Identification, Images, & Information
For Insects, Spiders & Their Kin
For the United States & Canada
Clickable Guide
Moths Butterflies Flies Caterpillars Flies Dragonflies Flies Mantids Cockroaches Bees and Wasps Walkingsticks Earwigs Ants Termites Hoppers and Kin Hoppers and Kin Beetles True Bugs Fleas Grasshoppers and Kin Ticks Spiders Scorpions Centipedes Millipedes

Calendar
Upcoming Events

Information about the 2019 BugGuide Gathering in Louisiana, July 25-27

Discussion, insects and people from the 2018 gathering in Virginia, July 27-29

Photos of insects and people from the 2015 gathering in Wisconsin, July 10-12

Photos of insects and people from the 2014 gathering in Virginia, June 4-7.

Photos of insects and people from the 2013 gathering in Arizona, July 25-28

Photos of insects and people from the 2012 gathering in Alabama

Photos of insects and people from the 2011 gathering in Iowa


TaxonomyBrowseInfoImagesLinksBooksData
Photo#499857
Utah Stone - Zapada cinctipes

Utah Stone - Zapada cinctipes
City Creek Canyon, Salt Lake City. (N40°47.123'W111°52.903'ele1418m), Salt Lake County, Utah, USA
March 13, 2011
Size: 8.63mm head/wing
Many other individuals noted. ID suggestions appreciated, I'm leaning towards Zapada, maybe Z. haysi based on a very old unpublished key by Gaufin.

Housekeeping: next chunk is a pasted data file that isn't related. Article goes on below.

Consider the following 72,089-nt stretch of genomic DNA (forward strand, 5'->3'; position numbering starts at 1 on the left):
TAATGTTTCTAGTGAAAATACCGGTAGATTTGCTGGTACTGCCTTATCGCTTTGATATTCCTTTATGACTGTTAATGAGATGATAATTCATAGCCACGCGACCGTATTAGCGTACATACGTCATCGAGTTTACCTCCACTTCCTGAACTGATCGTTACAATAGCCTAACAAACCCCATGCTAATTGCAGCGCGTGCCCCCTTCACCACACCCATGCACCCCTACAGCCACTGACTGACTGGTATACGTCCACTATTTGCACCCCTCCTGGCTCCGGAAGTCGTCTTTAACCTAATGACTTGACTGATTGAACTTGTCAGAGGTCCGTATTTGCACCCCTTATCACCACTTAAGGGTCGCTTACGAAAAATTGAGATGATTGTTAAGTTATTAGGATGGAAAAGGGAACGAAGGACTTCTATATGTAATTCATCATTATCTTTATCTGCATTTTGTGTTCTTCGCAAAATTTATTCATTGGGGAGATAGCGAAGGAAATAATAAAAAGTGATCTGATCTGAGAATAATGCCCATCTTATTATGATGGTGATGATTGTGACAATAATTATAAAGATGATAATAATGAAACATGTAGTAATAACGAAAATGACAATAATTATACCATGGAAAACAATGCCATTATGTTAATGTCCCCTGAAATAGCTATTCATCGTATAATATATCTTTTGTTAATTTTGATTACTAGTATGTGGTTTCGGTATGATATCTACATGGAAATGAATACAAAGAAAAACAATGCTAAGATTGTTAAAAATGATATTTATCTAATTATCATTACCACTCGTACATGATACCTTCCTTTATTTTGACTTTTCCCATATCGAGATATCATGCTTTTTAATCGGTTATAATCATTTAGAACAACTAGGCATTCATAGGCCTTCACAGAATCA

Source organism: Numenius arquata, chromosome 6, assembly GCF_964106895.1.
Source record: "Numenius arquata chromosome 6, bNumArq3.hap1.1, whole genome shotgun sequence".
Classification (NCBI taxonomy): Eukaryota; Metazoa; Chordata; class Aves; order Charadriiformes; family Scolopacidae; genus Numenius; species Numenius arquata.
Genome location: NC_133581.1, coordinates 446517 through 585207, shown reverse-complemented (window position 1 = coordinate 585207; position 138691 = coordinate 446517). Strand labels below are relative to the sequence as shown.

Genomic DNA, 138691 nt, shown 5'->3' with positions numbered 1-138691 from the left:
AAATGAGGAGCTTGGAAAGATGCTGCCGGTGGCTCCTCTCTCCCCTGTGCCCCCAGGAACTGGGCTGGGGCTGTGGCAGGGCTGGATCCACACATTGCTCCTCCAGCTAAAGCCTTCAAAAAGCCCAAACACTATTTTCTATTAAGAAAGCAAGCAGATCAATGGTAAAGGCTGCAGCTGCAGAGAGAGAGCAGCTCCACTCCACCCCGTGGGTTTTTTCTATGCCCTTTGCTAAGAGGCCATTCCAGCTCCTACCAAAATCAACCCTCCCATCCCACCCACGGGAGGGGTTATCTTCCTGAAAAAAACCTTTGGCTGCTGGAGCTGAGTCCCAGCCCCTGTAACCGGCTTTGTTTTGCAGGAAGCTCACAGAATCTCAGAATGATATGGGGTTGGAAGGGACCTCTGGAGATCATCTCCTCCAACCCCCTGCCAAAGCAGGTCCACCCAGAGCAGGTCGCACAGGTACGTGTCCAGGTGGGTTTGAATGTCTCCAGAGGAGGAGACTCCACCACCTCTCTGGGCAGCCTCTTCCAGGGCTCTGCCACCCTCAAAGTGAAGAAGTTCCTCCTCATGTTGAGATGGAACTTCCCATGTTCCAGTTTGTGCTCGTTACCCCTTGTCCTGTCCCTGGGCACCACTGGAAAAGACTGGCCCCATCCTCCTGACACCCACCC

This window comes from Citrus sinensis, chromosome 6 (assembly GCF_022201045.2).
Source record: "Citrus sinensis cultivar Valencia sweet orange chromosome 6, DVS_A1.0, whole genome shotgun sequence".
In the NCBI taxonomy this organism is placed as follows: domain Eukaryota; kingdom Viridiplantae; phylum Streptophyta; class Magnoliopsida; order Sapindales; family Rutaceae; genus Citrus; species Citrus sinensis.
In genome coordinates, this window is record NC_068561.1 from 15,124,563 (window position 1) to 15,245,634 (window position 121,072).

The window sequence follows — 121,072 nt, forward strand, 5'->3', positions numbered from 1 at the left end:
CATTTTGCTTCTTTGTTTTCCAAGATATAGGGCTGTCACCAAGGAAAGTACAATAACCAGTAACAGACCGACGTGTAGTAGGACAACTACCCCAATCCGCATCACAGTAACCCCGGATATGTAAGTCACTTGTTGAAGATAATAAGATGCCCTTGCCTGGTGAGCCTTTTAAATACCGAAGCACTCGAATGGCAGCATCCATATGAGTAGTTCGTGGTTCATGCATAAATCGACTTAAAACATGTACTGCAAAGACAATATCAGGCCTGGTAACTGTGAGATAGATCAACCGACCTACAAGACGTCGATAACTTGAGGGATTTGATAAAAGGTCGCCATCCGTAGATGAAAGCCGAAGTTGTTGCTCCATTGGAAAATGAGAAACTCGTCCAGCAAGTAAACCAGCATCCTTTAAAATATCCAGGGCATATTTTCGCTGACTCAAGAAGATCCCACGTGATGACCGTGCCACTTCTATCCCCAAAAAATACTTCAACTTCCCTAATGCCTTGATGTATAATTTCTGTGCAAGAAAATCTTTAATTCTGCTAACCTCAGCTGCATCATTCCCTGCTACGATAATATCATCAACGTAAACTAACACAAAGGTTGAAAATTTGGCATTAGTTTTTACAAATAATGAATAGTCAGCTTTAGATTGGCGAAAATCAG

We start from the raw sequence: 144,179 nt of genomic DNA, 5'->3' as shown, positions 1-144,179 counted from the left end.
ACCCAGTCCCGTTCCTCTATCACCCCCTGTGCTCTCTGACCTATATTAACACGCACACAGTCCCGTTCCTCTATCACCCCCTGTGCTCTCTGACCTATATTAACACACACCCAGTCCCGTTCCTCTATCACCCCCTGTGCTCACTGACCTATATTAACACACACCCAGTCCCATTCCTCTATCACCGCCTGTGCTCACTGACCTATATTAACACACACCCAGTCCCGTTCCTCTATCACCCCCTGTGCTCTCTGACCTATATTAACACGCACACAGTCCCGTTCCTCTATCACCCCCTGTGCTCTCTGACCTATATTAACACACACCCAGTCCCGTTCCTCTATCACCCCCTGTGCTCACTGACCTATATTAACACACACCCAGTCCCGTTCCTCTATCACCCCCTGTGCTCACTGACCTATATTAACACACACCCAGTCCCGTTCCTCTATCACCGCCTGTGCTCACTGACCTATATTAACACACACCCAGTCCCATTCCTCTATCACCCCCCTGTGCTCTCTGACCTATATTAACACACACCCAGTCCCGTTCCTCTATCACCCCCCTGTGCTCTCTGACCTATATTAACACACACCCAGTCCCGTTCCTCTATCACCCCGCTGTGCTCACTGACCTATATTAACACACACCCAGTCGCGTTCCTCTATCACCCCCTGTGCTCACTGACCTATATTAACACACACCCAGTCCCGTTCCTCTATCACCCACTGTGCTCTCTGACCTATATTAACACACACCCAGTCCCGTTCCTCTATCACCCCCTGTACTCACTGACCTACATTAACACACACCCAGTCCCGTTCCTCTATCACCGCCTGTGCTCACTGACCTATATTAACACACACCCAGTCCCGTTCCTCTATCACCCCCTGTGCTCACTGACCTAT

Images of this individual: tag all
Utah Stone - Zapada cinctipes Utah Stone - Zapada cinctipes Utah Stone - Zapada cinctipes

Moved
Moved from Spring Stoneflies.

Zapada haysi will only have 4 simple gills. Your specimen appears to have gills with 4 branches each.

 
Brady
Thanks for the input. Pardon my confusion (I'm good at it). When referring to gills, would that mean one on each side? My ancient key (type written with a ribbon) has cinctipes with gills branched at least once (less than six branches). I'm counting six filaments on each side, at least the more lateral one does seem to be branched. Seems to make sense (so far, almost).

Simple gills (unbranched filaments ?) seem to be characteristic of columbiana and haysi, with the species difference being constrictions at the base or near the base of the gills. Is there also a difference in the number of filaments between these species, you mention that haysi has four simple gills?

I realize that I'm asking for a fair amount of information, trying to get a handle on this group before checking on some mountain streams prior to spring runoff.

Thanks again

 
For the western species of Za
For the western species of Zapada, six of the seven species (frigida, haysi, columbiana, oregonensis, cordillera, and glacier) have simple, unbranched cervical gills so there will be four gills total. Only Z. cinctipes has branched gills. Each gill will have 3-4 branches so 12-16 total branches. Remember, too, that adult Malenka and Amphinemura will also have branched cervical gills.

 
Many thanks!
Your clarifications are very helpful in understanding what the key is referring to. Will need to make sure to get better shots of these features.

Comment viewing options
Select your preferred way to display the comments and click 'Save settings' to activate your changes.